Welcome back to Part 2 of the great Prevnar vs Pneumovax Update here at I Hate Rashes.

Last time, I talked about the differences between the two vaccines and the current recommendations for adults >65.  To recap, Pneumovax is a polysaccharide vaccine that covers 23 serotypes of S. Pneumoniae (PPSV23).  This is great because it is so broad.  Prevnar is a Conjugate polysaccharide vaccine that covers 13 serotypes (PCV13).  This is great because conjugating the pneumococcal polysaccharide to a diphtheria toxin boosts immunity and helps lead to herd immunity.  ACIP currently recommends that we give both PCV13 and PPSV 23 to our patients over 65. It is probably best to give PCV 13 first if the patient hasn’t had any pneumococcal vaccines. 
But what about all of those adults who get the pneumococcal vaccine BEFORE age 65? What should we do with them?  It is probably helpful to divide our recommendations between the immunocompetent vs immunocompromised conditions.

Those who are immunocompromised actually have long been recommended to get both PCV13 and PPSV23. This includes patients with asplenia, CSF leaks,  cochlear implants, HIV and other immunodeficiencies, nephrotic syndrome, leukemia/lymphoma, myeloma, transplants, and iatrogenic immunosuppression.  Iatrogenic immunosuppression includes chronic steroids, radiation therapy, and probably immunomodulators used in rheumatologic diseases. Most of these will need revaccination with PPSV23 5 years after their first vaccine: there is no need to revaccinate with the PCV13.

The immunocompetent patients continue to get just the PPSV23 prior to age 65.  This is for our patients with diabetes, COPD/Asthma/smoking, chronic heart disease, and chronic liver disease/alcoholism.  Once they turn 65, give them PCV13 and then repeat the PPSV23 about a year later.

Here’s a handy chart if you are more of a visual learner.

Risk group

Underlying medical condition

PCV13

PPSV23

Recommended

Recommended

Revaccination 5 yrs after first dose

Immunocompetent persons

Chronic heart disease

Chronic lung disease§

Diabetes mellitus

Cerebrospinal fluid leak

Cochlear implant

Alcoholism

Chronic liver disease, cirrhosis

Cigarette smoking

Persons with functional or anatomic asplenia

Sickle cell disease/other hemoglobinopathy

Congenital or acquired asplenia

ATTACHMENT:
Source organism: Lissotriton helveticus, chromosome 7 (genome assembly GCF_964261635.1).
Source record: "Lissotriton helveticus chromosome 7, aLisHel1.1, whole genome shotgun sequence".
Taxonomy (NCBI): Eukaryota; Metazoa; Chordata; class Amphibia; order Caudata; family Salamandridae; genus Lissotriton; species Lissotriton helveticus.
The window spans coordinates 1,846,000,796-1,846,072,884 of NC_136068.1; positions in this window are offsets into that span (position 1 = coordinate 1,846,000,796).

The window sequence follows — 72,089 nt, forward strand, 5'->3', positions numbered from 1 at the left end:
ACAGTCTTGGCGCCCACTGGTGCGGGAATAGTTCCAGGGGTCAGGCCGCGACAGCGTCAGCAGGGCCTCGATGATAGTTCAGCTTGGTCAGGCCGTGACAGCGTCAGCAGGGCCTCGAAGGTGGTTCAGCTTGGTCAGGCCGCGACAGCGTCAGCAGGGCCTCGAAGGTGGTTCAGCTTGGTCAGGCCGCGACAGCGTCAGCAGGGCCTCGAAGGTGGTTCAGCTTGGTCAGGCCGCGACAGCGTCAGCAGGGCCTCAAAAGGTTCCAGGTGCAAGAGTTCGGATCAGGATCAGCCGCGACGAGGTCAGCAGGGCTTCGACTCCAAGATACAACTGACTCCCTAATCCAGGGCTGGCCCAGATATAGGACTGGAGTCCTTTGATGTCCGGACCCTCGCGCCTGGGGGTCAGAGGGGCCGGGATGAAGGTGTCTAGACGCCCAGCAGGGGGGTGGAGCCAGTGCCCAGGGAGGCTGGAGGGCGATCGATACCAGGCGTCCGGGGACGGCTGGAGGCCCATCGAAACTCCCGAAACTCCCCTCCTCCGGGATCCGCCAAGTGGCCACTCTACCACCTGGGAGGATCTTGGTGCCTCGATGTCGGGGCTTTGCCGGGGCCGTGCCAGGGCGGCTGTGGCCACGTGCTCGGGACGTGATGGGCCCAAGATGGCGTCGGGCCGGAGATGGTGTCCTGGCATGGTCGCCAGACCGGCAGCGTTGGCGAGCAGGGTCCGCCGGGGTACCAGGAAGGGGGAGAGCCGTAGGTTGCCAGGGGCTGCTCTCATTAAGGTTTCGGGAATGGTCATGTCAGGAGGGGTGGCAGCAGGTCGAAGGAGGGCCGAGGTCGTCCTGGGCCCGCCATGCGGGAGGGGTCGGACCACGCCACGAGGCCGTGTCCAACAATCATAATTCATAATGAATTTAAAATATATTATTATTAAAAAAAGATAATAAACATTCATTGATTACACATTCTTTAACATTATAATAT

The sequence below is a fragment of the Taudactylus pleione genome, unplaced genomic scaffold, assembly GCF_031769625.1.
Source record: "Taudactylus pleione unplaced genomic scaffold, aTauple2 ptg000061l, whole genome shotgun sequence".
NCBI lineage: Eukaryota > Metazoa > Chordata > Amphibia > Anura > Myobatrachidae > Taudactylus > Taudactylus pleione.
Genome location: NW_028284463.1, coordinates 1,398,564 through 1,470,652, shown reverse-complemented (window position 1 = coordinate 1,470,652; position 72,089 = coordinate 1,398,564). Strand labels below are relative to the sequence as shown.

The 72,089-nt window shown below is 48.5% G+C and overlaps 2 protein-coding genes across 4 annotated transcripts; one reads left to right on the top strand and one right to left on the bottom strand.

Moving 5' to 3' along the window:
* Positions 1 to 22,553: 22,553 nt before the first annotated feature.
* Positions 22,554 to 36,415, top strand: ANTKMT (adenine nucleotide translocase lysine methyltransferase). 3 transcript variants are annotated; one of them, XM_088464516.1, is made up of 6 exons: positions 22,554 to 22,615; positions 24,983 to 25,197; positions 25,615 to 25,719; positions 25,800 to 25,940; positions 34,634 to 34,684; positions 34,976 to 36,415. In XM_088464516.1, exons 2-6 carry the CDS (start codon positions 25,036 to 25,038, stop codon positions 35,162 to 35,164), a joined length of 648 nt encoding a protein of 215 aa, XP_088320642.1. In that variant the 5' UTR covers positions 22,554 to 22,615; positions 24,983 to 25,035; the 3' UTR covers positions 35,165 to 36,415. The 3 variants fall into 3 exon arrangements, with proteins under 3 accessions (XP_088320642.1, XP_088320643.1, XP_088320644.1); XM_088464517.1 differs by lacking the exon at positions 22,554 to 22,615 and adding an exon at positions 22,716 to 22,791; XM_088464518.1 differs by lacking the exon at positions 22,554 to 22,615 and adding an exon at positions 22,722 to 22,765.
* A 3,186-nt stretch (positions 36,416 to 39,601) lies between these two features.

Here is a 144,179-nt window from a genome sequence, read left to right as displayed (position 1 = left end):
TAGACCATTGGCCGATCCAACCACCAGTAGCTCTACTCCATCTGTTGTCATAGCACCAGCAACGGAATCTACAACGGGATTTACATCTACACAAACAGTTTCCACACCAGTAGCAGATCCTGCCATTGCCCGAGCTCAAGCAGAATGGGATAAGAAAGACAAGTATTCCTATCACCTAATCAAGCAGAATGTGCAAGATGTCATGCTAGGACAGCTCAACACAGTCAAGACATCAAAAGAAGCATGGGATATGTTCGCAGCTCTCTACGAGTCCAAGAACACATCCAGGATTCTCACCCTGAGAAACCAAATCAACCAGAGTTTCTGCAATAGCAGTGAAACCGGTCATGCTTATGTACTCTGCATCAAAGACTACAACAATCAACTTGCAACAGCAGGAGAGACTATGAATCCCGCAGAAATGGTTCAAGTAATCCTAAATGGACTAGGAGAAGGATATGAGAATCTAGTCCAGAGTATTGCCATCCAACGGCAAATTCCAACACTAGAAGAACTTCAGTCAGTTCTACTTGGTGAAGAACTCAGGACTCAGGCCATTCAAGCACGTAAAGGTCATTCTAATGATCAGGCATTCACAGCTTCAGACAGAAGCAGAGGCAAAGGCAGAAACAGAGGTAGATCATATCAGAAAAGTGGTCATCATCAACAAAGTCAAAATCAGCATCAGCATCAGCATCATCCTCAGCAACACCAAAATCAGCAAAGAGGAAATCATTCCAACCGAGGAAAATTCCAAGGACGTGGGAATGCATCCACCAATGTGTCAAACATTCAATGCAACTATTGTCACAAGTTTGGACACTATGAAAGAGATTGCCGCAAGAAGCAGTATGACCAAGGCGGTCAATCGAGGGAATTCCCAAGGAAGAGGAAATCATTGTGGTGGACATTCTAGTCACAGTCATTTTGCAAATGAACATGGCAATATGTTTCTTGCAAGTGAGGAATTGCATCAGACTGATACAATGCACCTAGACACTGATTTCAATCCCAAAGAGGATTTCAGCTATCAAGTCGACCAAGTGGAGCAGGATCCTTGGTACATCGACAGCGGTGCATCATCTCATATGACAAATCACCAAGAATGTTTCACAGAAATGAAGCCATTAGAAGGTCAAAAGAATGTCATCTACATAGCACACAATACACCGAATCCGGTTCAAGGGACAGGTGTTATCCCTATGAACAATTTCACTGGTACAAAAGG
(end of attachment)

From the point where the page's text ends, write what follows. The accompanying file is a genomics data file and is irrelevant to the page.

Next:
Immunocompromised persons

Congenital or acquired immunodeficiency

Human immunodeficiency virus infection

Chronic renal failure

Nephrotic syndrome

Leukemia

Lymphoma

Hodgkin disease

Generalized malignancy

Iatrogenic immunosuppression**

Solid organ transplant

Multiple myeloma

Let’s practice some more:  For each patient, do you give PCV13 vs PPSV2, or both

  1. 55 newly diagnosed diabetic
  2. 60 year old with COPD, never had pneumococcal vaccine before
  3. 62 year old with COPD, had PPSV23 3 years ago, takes prednisone 5mg daily.
  4. 25 year old with coclear implants, never had pneumococcal vaccine before
  5. 35 year old with well controlled HIV, never had PCV13, had PPSV23 10 years ago, at diagnosis.

Let me know your answers or questions in the comments!

Here’s a link to the CDCs Adult Vaccine Schedule- note the new guideline for adults age 65 and over is not included here, yet.  There’s also an app for that.

 

Pneumonia shots- part 1: Patients over 65

In my ever continuing struggle to stay up to date, i thought I’d post today about something that was big news back in the Fall: Two pneumonia shots for seniors.

The old news was that everyone needed a pneumonia shot at age 65- one and done, we always thought.  That “pneumonia shot” was really a vaccine against S. Pneumoniae, which causes meningitis, sepsis, along with the pneumonia that it was so nicely named for.  The standard vaccine that we used in adults was the 23-Valent polysaccharide vaccine (PPSV23), brand name Pneumovax.  This vaccine covers 23 serotypes of S. pneumoniae (that’s the 23 valent part of the name), and is made from polysaccharides found in the capsules of the bacterium (that’s the polysaccharide part of the name).  This shot is great because it covers so many different serotypes.  The downside of polysaccharide vaccines is that they can’t be given in children <2, they don’t provide lifelong immunity, and they don’t provide mucosal immunity (important because mucosal immunity promotes herd immunity). Studies on this vaccine show that it can prevent invasive pneumococcal disease, but may not be so great at preventing the noninvasive pneumococcal pneumonia.